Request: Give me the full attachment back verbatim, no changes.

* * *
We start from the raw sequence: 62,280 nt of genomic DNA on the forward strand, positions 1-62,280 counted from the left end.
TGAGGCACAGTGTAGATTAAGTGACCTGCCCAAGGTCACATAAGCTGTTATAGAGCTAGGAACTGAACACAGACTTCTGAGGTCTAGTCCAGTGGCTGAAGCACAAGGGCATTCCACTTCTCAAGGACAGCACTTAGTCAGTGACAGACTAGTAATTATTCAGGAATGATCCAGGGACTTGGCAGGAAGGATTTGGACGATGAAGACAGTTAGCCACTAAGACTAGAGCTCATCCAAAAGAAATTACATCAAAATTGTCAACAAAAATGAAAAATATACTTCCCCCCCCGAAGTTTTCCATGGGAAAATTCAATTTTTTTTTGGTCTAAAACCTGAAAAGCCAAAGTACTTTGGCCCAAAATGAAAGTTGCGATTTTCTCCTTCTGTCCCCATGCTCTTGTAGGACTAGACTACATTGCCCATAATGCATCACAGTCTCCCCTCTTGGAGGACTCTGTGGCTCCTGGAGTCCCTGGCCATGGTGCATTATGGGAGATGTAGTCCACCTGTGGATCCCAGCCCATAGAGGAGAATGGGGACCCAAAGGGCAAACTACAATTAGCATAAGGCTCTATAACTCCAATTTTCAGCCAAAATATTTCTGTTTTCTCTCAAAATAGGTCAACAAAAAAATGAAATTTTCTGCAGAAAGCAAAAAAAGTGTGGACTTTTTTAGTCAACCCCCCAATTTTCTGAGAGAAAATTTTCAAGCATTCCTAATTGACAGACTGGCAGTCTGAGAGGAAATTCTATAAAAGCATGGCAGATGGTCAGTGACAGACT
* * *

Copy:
We start from the raw sequence: 62,280 nt of genomic DNA on the forward strand, positions 1-62,280 counted from the left end.
TGAGGCACAGTGTAGATTAAGTGACCTGCCCAAGGTCACATAAGCTGTTATAGAGCTAGGAACTGAACACAGACTTCTGAGGTCTAGTCCAGTGGCTGAAGCACAAGGGCATTCCACTTCTCAAGGACAGCACTTAGTCAGTGACAGACTAGTAATTATTCAGGAATGATCCAGGGACTTGGCAGGAAGGATTTGGACGATGAAGACAGTTAGCCACTAAGACTAGAGCTCATCCAAAAGAAATTACATCAAAATTGTCAACAAAAATGAAAAATATACTTCCCCCCCCGAAGTTTTCCATGGGAAAATTCAATTTTTTTTTGGTCTAAAACCTGAAAAGCCAAAGTACTTTGGCCCAAAATGAAAGTTGCGATTTTCTCCTTCTGTCCCCATGCTCTTGTAGGACTAGACTACATTGCCCATAATGCATCACAGTCTCCCCTCTTGGAGGACTCTGTGGCTCCTGGAGTCCCTGGCCATGGTGCATTATGGGAGATGTAGTCCACCTGTGGATCCCAGCCCATAGAGGAGAATGGGGACCCAAAGGGCAAACTACAATTAGCATAAGGCTCTATAACTCCAATTTTCAGCCAAAATATTTCTGTTTTCTCTCAAAATAGGTCAACAAAAAAATGAAATTTTCTGCAGAAAGCAAAAAAAGTGTGGACTTTTTTAGTCAACCCCCCAATTTTCTGAGAGAAAATTTTCAAGCATTCCTAATTGACAGACTGGCAGTCTGAGAGGAAATTCTATAAAAGCATGGCAGATGGTCAGTGACAGACT